Trial began with Dr. Warren again testifying to the spiritual imperative to provide aid in The Growler Valley, saying “the Growler Valley is a place of high and immediate need. It would be a hollow expression of my faith to not visit this area.”
Pima County Medical Examiner Greg Hess testified that there have been over 100 deaths per year in Pima, Santa Cruz and Cochise counties since 2000. Unlike other medical examiners offices, the Pima County office employs two forensic archaeologists in order to identify and account for these deaths.
The prosecution attempted to discredit Hess by questioning the accuracy and conclusions of the data and implied that drinking water could be harmful for people dying of dehydration. They went so far as to imply that recovered remains that have been found in the desert could have been there for 50 years, a claim that was quickly renounced by Hess.
Mapping Expert Ed McCullough testified that the place Scott was stopped and charged for providing humanitarian aid is in the middle of a “trail of deaths” in the west desert.
Long term NMD volunteer Catherine Gaffney testified to the necessity of the work and the depth of Dr. Warren’s dedication to it. She spoke of people becoming used to the level of crisis and “the fact that this emergency has been going on for more than a decade doesn’t make it any less of an emergency. It just makes it more of a tragedy.”
Brother Sam Nasada, a Franciscan Friar, shared a moving account of a time he and Dr. Warren came upon human remains in the desert outside Ajo.
Sid Slone, the refuge manager of Cabeza Prieta, once more testified to the fact that he is “not aware how many people have perished on the refuge.” When asked by Judge Collins if there is food and water at rescue beacons, Slone said, “that would defeat the purpose.
Federal Prosecutors Anna Wright and Nathaniel Walters call their one and only witness: Jose Luis Valenzuela. They start by asking Valenzuela about rescue beacons, implying that the humanitarian aid work of No More Deaths and other groups is unnecessary. Valenzuela reports that, mere days after detaining and questioning Dr. Warren, he found a human skull in the same area.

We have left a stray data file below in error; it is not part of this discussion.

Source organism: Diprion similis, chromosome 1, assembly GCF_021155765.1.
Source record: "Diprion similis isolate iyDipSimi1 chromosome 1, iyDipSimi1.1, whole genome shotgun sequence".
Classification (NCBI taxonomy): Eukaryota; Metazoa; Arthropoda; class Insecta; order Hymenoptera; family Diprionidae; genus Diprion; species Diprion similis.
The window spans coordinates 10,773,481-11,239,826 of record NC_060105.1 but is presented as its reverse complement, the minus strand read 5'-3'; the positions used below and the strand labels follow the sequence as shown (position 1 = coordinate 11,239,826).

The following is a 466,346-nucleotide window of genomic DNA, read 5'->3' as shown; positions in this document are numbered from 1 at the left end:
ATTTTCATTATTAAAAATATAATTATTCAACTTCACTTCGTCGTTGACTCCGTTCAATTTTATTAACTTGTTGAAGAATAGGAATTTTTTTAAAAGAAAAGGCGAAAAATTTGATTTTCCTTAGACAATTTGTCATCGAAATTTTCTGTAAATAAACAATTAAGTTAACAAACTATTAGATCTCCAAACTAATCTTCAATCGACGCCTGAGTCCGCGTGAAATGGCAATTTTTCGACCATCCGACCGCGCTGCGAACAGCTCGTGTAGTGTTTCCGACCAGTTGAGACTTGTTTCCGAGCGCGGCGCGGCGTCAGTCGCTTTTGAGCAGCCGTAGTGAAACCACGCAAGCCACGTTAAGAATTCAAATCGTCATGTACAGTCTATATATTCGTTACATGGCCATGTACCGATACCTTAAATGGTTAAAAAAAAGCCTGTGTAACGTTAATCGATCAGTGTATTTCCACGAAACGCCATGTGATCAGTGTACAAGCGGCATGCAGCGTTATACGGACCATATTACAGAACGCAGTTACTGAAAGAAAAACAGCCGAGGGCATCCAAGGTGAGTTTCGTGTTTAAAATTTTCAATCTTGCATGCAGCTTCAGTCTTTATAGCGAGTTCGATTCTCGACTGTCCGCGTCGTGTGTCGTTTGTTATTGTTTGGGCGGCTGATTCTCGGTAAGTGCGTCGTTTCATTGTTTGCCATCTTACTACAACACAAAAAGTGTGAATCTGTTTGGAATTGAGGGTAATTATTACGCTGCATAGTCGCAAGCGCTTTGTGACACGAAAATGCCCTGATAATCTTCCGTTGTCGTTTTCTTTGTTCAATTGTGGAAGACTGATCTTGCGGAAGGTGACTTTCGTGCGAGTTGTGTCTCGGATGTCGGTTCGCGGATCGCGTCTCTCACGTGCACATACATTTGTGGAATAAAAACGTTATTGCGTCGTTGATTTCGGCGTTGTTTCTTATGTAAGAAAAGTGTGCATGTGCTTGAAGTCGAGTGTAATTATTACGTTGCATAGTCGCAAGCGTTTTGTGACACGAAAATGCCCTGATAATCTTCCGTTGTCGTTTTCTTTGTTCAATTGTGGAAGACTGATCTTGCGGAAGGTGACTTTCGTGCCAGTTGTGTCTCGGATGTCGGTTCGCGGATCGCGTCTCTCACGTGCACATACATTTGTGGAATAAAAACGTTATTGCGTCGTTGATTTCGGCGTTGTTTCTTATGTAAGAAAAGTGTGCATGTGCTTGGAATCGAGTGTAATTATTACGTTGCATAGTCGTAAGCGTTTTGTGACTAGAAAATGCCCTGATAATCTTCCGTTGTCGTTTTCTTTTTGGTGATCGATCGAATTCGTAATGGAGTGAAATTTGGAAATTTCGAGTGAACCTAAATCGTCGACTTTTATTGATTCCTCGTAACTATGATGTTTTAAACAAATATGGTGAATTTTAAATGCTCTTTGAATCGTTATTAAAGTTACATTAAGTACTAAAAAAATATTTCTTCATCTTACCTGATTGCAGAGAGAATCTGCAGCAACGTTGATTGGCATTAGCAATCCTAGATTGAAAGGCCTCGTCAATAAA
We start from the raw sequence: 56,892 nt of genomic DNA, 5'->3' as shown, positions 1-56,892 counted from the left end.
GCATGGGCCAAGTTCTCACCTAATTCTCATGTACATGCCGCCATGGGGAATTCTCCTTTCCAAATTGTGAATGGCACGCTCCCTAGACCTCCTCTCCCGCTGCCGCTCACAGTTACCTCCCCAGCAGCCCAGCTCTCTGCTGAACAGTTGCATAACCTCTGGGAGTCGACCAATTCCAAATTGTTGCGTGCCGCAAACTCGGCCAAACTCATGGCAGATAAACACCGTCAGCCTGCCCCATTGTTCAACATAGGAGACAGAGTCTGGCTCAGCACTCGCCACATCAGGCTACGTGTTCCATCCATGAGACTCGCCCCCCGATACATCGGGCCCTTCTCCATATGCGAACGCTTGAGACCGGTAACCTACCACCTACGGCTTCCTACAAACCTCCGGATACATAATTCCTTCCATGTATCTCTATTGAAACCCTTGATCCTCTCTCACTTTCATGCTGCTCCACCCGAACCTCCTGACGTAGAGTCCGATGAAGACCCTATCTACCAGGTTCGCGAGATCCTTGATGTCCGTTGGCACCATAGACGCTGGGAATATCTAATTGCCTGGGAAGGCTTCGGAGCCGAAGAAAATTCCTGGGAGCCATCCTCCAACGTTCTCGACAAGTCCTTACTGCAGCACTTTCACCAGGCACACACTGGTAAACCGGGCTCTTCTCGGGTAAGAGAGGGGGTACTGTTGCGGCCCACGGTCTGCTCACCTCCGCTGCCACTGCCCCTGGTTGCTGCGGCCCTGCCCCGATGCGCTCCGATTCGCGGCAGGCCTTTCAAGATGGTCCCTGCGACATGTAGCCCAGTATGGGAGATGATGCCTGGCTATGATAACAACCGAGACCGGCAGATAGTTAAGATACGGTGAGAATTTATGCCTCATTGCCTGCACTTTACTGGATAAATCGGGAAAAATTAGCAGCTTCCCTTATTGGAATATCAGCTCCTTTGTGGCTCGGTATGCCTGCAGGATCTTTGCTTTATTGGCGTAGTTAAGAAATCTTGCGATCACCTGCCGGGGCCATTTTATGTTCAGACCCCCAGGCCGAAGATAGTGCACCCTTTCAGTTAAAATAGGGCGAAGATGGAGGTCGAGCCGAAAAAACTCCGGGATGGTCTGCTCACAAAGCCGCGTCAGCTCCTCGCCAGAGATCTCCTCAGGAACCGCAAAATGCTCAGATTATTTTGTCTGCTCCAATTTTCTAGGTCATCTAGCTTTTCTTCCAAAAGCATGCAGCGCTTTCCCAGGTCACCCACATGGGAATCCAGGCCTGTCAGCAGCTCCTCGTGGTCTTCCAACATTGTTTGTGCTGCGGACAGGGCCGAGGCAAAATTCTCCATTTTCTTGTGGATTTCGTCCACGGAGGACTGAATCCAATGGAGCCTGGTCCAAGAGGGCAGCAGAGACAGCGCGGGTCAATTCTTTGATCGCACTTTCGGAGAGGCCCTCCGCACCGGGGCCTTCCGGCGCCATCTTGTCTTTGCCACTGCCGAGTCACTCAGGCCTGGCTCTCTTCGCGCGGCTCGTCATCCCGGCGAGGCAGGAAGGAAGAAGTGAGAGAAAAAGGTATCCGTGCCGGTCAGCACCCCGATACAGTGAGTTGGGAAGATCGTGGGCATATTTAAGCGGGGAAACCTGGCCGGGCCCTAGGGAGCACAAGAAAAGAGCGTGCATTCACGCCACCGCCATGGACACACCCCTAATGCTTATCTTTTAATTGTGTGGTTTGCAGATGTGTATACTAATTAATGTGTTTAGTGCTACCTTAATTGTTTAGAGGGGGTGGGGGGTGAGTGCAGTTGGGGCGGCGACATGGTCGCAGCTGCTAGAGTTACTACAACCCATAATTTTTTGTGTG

Defense Attorney Amy Knight presents a compelling motion for acquittal for the abandonment of property charges, stating that the government has failed to meet the burden of proof. She argues that the laws on Cabeza “were created before the current migrant crisis, before people were dying in droves.” The motion is denied.
Defense team presents opening argument, outlining how Dr. Scott Warren acted in ways consistent with his spiritual beliefs and therefore he is protected under the Religious Freedom Restoration Act (RFRA).
Defense argues to limit the scope of Warren’s testimony to only include information related to his “deeply held spiritual beliefs.” Attorney Greg Kuykendall argues that because he was not granted the chance to testify in a pre-trial hearing on RFRA, he has a right to this protection. Judge Raner Collins agrees that the failure to be granted a pre-trial hearing puts Warren in a difficult situation, but refuses to limit scope of his testimony
Dr. Warren takes the stand stating that, “to me all life is sacred and places are sacred as well… the sense of sacredness is in the continued presence and life force of the struggles that people undergo in that place.” He testifies that over the last 6 years he has been involved in the recoveries of 18 migrants who have died in the desert.
During cross examination, Prosecutor Walters asks no questions about Warren’s spiritual beliefs and instead jumps into a line of questioning about Warren’s actions on June 1st, 2017 and his role within organization No More Deaths..